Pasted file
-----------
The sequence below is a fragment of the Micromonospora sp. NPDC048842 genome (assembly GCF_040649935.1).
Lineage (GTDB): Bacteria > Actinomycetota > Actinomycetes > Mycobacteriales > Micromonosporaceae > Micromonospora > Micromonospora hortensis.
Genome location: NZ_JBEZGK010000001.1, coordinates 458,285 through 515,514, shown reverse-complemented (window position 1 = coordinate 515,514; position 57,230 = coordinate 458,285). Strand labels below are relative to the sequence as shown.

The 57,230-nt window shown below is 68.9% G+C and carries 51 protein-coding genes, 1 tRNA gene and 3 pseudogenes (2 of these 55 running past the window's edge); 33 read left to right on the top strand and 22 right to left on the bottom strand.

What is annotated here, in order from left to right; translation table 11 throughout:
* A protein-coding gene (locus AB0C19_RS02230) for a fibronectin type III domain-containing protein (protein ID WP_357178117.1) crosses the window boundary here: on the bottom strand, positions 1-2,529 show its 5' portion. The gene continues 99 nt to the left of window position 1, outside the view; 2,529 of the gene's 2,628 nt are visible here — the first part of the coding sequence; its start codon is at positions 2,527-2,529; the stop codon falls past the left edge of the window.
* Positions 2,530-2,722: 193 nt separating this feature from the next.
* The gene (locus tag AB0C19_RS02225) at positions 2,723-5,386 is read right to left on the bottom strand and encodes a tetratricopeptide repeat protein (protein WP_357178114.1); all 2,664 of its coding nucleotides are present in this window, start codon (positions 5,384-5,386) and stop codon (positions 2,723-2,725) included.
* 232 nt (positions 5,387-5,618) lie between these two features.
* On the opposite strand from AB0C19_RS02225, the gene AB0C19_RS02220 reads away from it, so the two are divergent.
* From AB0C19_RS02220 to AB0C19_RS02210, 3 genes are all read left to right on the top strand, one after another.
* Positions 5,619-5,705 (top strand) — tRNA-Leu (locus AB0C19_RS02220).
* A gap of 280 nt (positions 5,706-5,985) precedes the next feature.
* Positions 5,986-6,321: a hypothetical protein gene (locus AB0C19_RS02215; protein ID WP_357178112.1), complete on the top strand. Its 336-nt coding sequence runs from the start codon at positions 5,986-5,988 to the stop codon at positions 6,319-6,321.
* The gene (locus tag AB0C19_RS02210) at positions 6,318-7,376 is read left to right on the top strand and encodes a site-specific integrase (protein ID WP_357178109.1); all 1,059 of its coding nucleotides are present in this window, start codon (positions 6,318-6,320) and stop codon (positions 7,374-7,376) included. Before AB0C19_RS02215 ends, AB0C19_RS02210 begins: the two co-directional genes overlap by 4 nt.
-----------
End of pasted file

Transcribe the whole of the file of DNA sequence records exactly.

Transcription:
The sequence below is a fragment of the Micromonospora sp. NPDC048842 genome (assembly GCF_040649935.1).
Lineage (GTDB): Bacteria > Actinomycetota > Actinomycetes > Mycobacteriales > Micromonosporaceae > Micromonospora > Micromonospora hortensis.
Genome location: NZ_JBEZGK010000001.1, coordinates 458,285 through 515,514, shown reverse-complemented (window position 1 = coordinate 515,514; position 57,230 = coordinate 458,285). Strand labels below are relative to the sequence as shown.

The 57,230-nt window shown below is 68.9% G+C and carries 51 protein-coding genes, 1 tRNA gene and 3 pseudogenes (2 of these 55 running past the window's edge); 33 read left to right on the top strand and 22 right to left on the bottom strand.

What is annotated here, in order from left to right; translation table 11 throughout:
* A protein-coding gene (locus AB0C19_RS02230) for a fibronectin type III domain-containing protein (protein ID WP_357178117.1) crosses the window boundary here: on the bottom strand, positions 1-2,529 show its 5' portion. The gene continues 99 nt to the left of window position 1, outside the view; 2,529 of the gene's 2,628 nt are visible here — the first part of the coding sequence; its start codon is at positions 2,527-2,529; the stop codon falls past the left edge of the window.
* Positions 2,530-2,722: 193 nt separating this feature from the next.
* The gene (locus tag AB0C19_RS02225) at positions 2,723-5,386 is read right to left on the bottom strand and encodes a tetratricopeptide repeat protein (protein WP_357178114.1); all 2,664 of its coding nucleotides are present in this window, start codon (positions 5,384-5,386) and stop codon (positions 2,723-2,725) included.
* 232 nt (positions 5,387-5,618) lie between these two features.
* On the opposite strand from AB0C19_RS02225, the gene AB0C19_RS02220 reads away from it, so the two are divergent.
* From AB0C19_RS02220 to AB0C19_RS02210, 3 genes are all read left to right on the top strand, one after another.
* Positions 5,619-5,705 (top strand) — tRNA-Leu (locus AB0C19_RS02220).
* A gap of 280 nt (positions 5,706-5,985) precedes the next feature.
* Positions 5,986-6,321: a hypothetical protein gene (locus AB0C19_RS02215; protein ID WP_357178112.1), complete on the top strand. Its 336-nt coding sequence runs from the start codon at positions 5,986-5,988 to the stop codon at positions 6,319-6,321.
* The gene (locus tag AB0C19_RS02210) at positions 6,318-7,376 is read left to right on the top strand and encodes a site-specific integrase (protein ID WP_357178109.1); all 1,059 of its coding nucleotides are present in this window, start codon (positions 6,318-6,320) and stop codon (positions 7,374-7,376) included. Before AB0C19_RS02215 ends, AB0C19_RS02210 begins: the two co-directional genes overlap by 4 nt.